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Child Support includes health care

Produced by Massachusetts Law Reform Institute
Reviewed August 2019

A child support order must include health care coverage. Parents can:

  • Provide health care coverage through their employer.
  • Buy health care coverage on their own.
  • Get health care coverage for their children through MassHealth.
  • Give the court a written agreement that says their child will get health care coverage some other way. For example, a grandparent might provide health care coverage.

The judge can order either parent to provide health care coverage.

MassHealth

The judge can order you to keep your child on MassHealth if:

  • Your child is on MassHealth or a health program like it in another state, or
  • You or the other parent is on MassHealth.

Private health insurance

The judge can order you to pay for private health insurance if it is not a hardship for either parent and it is in your child's best interest.

The judge can only order you to pay for private health insurance if:

  1. The services are within 15 miles of your child’s main residence, so they are "accessible,"
  2. The coverage costs 5% or less of your income, so its cost is "reasonable."
  3. Your income is more than 150% of the "Federal Poverty level." And
  4. You do not get MassHealth.

Earlier orders

If the court already ordered health care coverage, you can ask the court to change the order if:

  • The services are more than 15 miles from your child's main residence.
  • The cost is more than 5% of your income.
  • The coverage causes you a hardship. Or
  • The order is no longer in the best interest of your child.

Maintaining health care coverage

When the judge orders you to provide health care coverage for your child, the order is not only about getting coverage. You must also keep the coverage.

What if I cannot provide health care coverage?

If the judge decides:

  • Health care coverage is not "accessible" or available at a "reasonable" cost, or
  • providing coverage creates a serious or unfair hardship for you,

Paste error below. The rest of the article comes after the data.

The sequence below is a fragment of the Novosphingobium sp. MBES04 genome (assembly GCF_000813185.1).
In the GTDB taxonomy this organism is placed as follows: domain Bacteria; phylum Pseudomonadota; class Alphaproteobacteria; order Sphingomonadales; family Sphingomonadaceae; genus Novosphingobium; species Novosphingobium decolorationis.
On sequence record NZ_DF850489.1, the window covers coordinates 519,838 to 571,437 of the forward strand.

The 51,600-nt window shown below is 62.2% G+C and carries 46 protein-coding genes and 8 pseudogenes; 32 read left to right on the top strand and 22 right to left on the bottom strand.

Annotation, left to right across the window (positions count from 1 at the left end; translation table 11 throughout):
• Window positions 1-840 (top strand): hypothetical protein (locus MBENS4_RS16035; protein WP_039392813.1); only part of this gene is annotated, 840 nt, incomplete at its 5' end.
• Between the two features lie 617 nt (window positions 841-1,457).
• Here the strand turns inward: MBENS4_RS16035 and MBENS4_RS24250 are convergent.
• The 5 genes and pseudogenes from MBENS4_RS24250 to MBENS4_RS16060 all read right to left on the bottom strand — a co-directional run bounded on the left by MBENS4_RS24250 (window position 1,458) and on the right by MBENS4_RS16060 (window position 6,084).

they will not order you to provide health care coverage.

But the judge will order you to tell:

  • the Department of Revenue Child Support Enforcement (DOR/CSE), if they are providing child support collection services, or
  • the other parent, if the DOR/CSE is not providing child support collection services.

as soon you can get health care coverage.

What is "undue hardship"?

If the judge decides providing  health care coverage  is a serious or unfair hardship, they will not order you to provide it. When the judge is deciding if the cost would be a serious or unfair hardship, some of the things they look at are if:

  • Paying for health care coverage means you could not pay the child support order.
  • The health care coverage is not enough to meet your child's health care needs - and you would have to pay a lot more for medical expenses that the coverage does not cover.
  • Your gross income is less than 300% of the federal poverty guidelines.

If any of these reasons apply to you, be sure to tell the judge.

If a judge decides that providing health care coverage creates a serious or unfair hardship, you can read the judge's reasons on the Findings and Determinations for Child Support and Post-Secondary Education court form. See the HEALTH CARE COVERAGE section of the form.

Does the parent who gets child support have to pay something towards our child' s health care?

Every year, the parent who gets child support must pay the first $250 of routine, uninsured, medical and dental expenses for your children. This $250 is for all the children in the order together, not $250 for each child.

For amounts over $250, the Court can order the parent who pays child support to pay all or part of routine, uninsured, medical and dental expenses.

Who pays for extraordinary and uninsured health care expenses?

"Extraordinary" health care expenses are those that not all children have. They include things like braces and counseling.

The judge decides case-by-case how parents should pay for extraordinary, uninsured, medical, dental, and vision expenses.

Sometimes parents have already agreed on how to pay for these expenses. The judge decides if the agreement is fair.

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